Farmer's Weekly (South Africa)
‘Macadamia industry’s future lies with new cultivars’
It is estimated that Australia will produce 60 000t of macadamias in the 2023/24 season, up from the previous season’s 52 974t.
However, falling prices mean that farmers in that country, much like those here in South Africa, are looking for new markets.
Despite this, Lindsay Bryen, an Australian macadamia farmer who has been in the industry for more than 40 years, and chairperson of Australia’s Macadamia Industry Varietals Improvement Committee, said farmers needed to have hope that the situation would change in due course.
Speaking to US television network ABC News, Bryen said that the rise and fall of prices was cyclical. “People have just got to stick to the industry, and it’ll return to better times again. [However], some new entrants will struggle. They’re probably overcommitted and not quite prepared for this.”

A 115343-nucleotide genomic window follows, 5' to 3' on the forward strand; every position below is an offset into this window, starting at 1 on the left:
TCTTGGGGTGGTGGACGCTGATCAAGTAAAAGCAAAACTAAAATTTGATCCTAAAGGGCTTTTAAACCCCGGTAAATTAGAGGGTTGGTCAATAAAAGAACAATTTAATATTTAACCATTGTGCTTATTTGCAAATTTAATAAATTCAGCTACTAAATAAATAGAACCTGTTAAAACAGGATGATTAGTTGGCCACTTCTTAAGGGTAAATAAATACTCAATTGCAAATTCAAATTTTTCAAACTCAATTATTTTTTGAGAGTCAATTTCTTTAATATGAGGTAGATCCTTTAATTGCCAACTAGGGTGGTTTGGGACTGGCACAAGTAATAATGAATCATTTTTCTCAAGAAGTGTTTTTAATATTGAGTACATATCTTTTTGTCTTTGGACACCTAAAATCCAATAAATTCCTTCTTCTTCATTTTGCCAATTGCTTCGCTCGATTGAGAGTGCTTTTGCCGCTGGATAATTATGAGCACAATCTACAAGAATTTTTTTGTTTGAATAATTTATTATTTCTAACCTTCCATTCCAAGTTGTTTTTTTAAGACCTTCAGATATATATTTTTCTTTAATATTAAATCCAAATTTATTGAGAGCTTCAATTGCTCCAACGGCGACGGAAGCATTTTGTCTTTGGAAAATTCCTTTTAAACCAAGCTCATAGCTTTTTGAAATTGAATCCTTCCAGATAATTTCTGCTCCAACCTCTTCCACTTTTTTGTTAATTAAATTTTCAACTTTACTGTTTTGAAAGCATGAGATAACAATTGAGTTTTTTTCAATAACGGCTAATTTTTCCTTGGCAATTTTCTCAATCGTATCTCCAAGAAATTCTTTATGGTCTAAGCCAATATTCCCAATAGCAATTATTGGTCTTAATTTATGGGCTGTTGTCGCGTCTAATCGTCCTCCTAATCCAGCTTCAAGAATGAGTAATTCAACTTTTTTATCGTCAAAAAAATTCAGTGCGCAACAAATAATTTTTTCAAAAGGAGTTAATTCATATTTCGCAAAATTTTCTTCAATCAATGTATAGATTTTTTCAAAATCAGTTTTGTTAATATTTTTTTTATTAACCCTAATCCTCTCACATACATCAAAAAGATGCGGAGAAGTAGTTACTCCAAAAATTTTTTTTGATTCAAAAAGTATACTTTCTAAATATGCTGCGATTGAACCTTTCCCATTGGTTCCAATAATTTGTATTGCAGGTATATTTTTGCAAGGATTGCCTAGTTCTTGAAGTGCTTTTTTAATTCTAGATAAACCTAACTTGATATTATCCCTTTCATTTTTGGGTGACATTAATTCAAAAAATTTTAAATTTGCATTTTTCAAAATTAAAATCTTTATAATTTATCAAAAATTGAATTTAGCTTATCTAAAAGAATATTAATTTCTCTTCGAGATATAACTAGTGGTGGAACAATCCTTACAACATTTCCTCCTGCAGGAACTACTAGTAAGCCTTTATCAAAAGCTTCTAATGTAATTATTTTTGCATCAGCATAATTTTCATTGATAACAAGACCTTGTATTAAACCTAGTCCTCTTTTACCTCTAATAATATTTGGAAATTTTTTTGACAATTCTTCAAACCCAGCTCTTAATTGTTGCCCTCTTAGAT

He added, however, that consumer education and cultivar development were essential for the future of the industry.
Selective breeding, for example, had shown great success when it came to the development of hardier and more productive trees over the years.
“Thirty years ago, orchards started to produce nuts in year five and six. Now we have orchards that can produce nuts in year two and three, and we have commercial yields by year four or five,” Bryen told ABC News.
Prof Bruce Topp, lead macadamia researcher at the Queensland Alliance for Food and Agriculture in Australia, who joined Bryen and other growers on a visit to the Maroochy Research Facility on Queensland’s Sunshine Coast, said the industry was investing millions in cultivar development.
“We want to end up with cultivars that are more profitable. That’s the bottom line.” He added that tens of millions of dollars had been spent on expanding orchards and supply.
South Africa remained the world’s biggest producer of macadamia nuts.